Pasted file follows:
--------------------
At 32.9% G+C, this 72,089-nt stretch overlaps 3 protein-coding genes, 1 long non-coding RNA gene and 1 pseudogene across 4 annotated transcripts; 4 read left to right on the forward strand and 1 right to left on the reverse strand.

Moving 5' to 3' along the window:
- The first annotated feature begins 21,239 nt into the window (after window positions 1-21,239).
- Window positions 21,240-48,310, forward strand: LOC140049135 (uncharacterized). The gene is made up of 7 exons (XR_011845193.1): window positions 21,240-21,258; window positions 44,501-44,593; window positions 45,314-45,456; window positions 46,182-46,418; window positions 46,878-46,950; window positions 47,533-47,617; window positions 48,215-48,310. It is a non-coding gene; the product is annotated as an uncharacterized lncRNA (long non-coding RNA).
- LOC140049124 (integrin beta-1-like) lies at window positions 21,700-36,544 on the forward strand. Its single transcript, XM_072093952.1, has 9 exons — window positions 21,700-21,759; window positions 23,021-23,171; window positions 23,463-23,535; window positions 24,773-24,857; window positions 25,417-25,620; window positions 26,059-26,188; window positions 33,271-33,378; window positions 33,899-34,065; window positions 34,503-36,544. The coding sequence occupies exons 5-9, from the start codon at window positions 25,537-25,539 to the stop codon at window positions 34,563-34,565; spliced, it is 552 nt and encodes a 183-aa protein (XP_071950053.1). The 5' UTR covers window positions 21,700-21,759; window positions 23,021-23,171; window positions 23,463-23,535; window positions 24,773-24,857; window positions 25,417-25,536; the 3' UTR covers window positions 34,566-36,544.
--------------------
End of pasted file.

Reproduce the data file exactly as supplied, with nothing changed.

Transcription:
At 32.9% G+C, this 72,089-nt stretch overlaps 3 protein-coding genes, 1 long non-coding RNA gene and 1 pseudogene across 4 annotated transcripts; 4 read left to right on the forward strand and 1 right to left on the reverse strand.

Moving 5' to 3' along the window:
- The first annotated feature begins 21,239 nt into the window (after window positions 1-21,239).
- Window positions 21,240-48,310, forward strand: LOC140049135 (uncharacterized). The gene is made up of 7 exons (XR_011845193.1): window positions 21,240-21,258; window positions 44,501-44,593; window positions 45,314-45,456; window positions 46,182-46,418; window positions 46,878-46,950; window positions 47,533-47,617; window positions 48,215-48,310. It is a non-coding gene; the product is annotated as an uncharacterized lncRNA (long non-coding RNA).
- LOC140049124 (integrin beta-1-like) lies at window positions 21,700-36,544 on the forward strand. Its single transcript, XM_072093952.1, has 9 exons — window positions 21,700-21,759; window positions 23,021-23,171; window positions 23,463-23,535; window positions 24,773-24,857; window positions 25,417-25,620; window positions 26,059-26,188; window positions 33,271-33,378; window positions 33,899-34,065; window positions 34,503-36,544. The coding sequence occupies exons 5-9, from the start codon at window positions 25,537-25,539 to the stop codon at window positions 34,563-34,565; spliced, it is 552 nt and encodes a 183-aa protein (XP_071950053.1). The 5' UTR covers window positions 21,700-21,759; window positions 23,021-23,171; window positions 23,463-23,535; window positions 24,773-24,857; window positions 25,417-25,536; the 3' UTR covers window positions 34,566-36,544.